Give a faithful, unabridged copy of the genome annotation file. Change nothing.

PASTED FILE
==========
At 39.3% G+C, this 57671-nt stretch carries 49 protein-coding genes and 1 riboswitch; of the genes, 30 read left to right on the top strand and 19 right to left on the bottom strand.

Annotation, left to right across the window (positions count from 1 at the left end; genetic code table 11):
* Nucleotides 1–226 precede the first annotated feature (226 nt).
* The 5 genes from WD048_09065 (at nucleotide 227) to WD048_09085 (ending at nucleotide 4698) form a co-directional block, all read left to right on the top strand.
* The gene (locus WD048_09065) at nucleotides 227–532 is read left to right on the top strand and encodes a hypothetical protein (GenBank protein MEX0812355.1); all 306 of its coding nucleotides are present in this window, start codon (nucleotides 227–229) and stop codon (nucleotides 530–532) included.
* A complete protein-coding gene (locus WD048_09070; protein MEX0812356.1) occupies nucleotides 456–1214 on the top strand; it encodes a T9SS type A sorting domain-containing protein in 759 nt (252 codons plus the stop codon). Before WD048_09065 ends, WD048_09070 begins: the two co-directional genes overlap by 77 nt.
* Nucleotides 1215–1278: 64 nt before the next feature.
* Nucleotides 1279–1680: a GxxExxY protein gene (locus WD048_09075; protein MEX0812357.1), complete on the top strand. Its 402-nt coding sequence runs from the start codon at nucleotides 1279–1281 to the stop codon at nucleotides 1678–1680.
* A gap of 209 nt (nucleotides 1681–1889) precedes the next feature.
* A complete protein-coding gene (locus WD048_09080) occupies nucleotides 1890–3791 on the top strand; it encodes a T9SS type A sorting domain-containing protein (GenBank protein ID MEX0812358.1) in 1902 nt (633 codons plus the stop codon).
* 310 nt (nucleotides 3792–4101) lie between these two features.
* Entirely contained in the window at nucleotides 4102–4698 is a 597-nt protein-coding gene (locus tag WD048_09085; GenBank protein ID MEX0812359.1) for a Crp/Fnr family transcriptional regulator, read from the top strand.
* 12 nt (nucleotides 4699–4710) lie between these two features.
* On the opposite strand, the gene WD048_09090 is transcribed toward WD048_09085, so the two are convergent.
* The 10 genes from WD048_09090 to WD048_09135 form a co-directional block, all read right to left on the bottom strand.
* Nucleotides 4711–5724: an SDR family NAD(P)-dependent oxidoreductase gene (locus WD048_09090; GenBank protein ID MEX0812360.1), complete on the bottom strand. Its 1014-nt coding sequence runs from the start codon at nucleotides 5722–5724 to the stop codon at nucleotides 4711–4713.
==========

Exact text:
At 39.3% G+C, this 57671-nt stretch carries 49 protein-coding genes and 1 riboswitch; of the genes, 30 read left to right on the top strand and 19 right to left on the bottom strand.

Annotation, left to right across the window (positions count from 1 at the left end; genetic code table 11):
* Nucleotides 1–226 precede the first annotated feature (226 nt).
* The 5 genes from WD048_09065 (at nucleotide 227) to WD048_09085 (ending at nucleotide 4698) form a co-directional block, all read left to right on the top strand.
* The gene (locus WD048_09065) at nucleotides 227–532 is read left to right on the top strand and encodes a hypothetical protein (GenBank protein MEX0812355.1); all 306 of its coding nucleotides are present in this window, start codon (nucleotides 227–229) and stop codon (nucleotides 530–532) included.
* A complete protein-coding gene (locus WD048_09070; protein MEX0812356.1) occupies nucleotides 456–1214 on the top strand; it encodes a T9SS type A sorting domain-containing protein in 759 nt (252 codons plus the stop codon). Before WD048_09065 ends, WD048_09070 begins: the two co-directional genes overlap by 77 nt.
* Nucleotides 1215–1278: 64 nt before the next feature.
* Nucleotides 1279–1680: a GxxExxY protein gene (locus WD048_09075; protein MEX0812357.1), complete on the top strand. Its 402-nt coding sequence runs from the start codon at nucleotides 1279–1281 to the stop codon at nucleotides 1678–1680.
* A gap of 209 nt (nucleotides 1681–1889) precedes the next feature.
* A complete protein-coding gene (locus WD048_09080) occupies nucleotides 1890–3791 on the top strand; it encodes a T9SS type A sorting domain-containing protein (GenBank protein ID MEX0812358.1) in 1902 nt (633 codons plus the stop codon).
* 310 nt (nucleotides 3792–4101) lie between these two features.
* Entirely contained in the window at nucleotides 4102–4698 is a 597-nt protein-coding gene (locus tag WD048_09085; GenBank protein ID MEX0812359.1) for a Crp/Fnr family transcriptional regulator, read from the top strand.
* 12 nt (nucleotides 4699–4710) lie between these two features.
* On the opposite strand, the gene WD048_09090 is transcribed toward WD048_09085, so the two are convergent.
* The 10 genes from WD048_09090 to WD048_09135 form a co-directional block, all read right to left on the bottom strand.
* Nucleotides 4711–5724: an SDR family NAD(P)-dependent oxidoreductase gene (locus WD048_09090; GenBank protein ID MEX0812360.1), complete on the bottom strand. Its 1014-nt coding sequence runs from the start codon at nucleotides 5722–5724 to the stop codon at nucleotides 4711–4713.